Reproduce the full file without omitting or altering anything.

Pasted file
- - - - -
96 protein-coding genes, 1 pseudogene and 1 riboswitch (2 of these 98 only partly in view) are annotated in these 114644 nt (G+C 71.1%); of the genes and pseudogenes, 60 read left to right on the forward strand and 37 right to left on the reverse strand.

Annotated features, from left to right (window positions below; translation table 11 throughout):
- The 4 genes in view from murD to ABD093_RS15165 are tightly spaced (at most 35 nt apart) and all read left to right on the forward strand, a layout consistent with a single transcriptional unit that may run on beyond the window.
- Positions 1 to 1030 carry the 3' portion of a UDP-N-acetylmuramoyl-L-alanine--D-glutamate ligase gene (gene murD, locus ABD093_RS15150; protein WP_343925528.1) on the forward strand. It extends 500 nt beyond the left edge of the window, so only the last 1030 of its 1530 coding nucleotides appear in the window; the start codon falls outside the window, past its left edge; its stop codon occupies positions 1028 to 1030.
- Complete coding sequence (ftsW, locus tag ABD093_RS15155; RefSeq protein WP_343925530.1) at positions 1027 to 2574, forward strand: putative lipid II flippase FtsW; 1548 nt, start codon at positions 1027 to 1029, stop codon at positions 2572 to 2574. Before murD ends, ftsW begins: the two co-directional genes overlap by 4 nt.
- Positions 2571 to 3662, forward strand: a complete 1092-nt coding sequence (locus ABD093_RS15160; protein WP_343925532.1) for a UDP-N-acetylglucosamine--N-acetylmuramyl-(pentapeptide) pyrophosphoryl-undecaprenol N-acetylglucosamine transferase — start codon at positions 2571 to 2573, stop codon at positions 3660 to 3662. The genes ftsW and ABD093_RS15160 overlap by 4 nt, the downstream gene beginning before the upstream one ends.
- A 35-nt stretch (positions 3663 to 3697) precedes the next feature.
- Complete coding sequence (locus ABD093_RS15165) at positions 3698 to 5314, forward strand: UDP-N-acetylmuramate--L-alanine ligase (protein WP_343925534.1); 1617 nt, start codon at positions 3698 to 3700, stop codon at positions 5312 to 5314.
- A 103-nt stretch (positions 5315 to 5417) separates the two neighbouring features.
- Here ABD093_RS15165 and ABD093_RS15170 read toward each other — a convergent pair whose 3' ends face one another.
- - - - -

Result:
96 protein-coding genes, 1 pseudogene and 1 riboswitch (2 of these 98 only partly in view) are annotated in these 114644 nt (G+C 71.1%); of the genes and pseudogenes, 60 read left to right on the forward strand and 37 right to left on the reverse strand.

Annotated features, from left to right (window positions below; translation table 11 throughout):
- The 4 genes in view from murD to ABD093_RS15165 are tightly spaced (at most 35 nt apart) and all read left to right on the forward strand, a layout consistent with a single transcriptional unit that may run on beyond the window.
- Positions 1 to 1030 carry the 3' portion of a UDP-N-acetylmuramoyl-L-alanine--D-glutamate ligase gene (gene murD, locus ABD093_RS15150; protein WP_343925528.1) on the forward strand. It extends 500 nt beyond the left edge of the window, so only the last 1030 of its 1530 coding nucleotides appear in the window; the start codon falls outside the window, past its left edge; its stop codon occupies positions 1028 to 1030.
- Complete coding sequence (ftsW, locus tag ABD093_RS15155; RefSeq protein WP_343925530.1) at positions 1027 to 2574, forward strand: putative lipid II flippase FtsW; 1548 nt, start codon at positions 1027 to 1029, stop codon at positions 2572 to 2574. Before murD ends, ftsW begins: the two co-directional genes overlap by 4 nt.
- Positions 2571 to 3662, forward strand: a complete 1092-nt coding sequence (locus ABD093_RS15160; protein WP_343925532.1) for a UDP-N-acetylglucosamine--N-acetylmuramyl-(pentapeptide) pyrophosphoryl-undecaprenol N-acetylglucosamine transferase — start codon at positions 2571 to 2573, stop codon at positions 3660 to 3662. The genes ftsW and ABD093_RS15160 overlap by 4 nt, the downstream gene beginning before the upstream one ends.
- A 35-nt stretch (positions 3663 to 3697) precedes the next feature.
- Complete coding sequence (locus ABD093_RS15165) at positions 3698 to 5314, forward strand: UDP-N-acetylmuramate--L-alanine ligase (protein WP_343925534.1); 1617 nt, start codon at positions 3698 to 3700, stop codon at positions 5312 to 5314.
- A 103-nt stretch (positions 5315 to 5417) separates the two neighbouring features.
- Here ABD093_RS15165 and ABD093_RS15170 read toward each other — a convergent pair whose 3' ends face one another.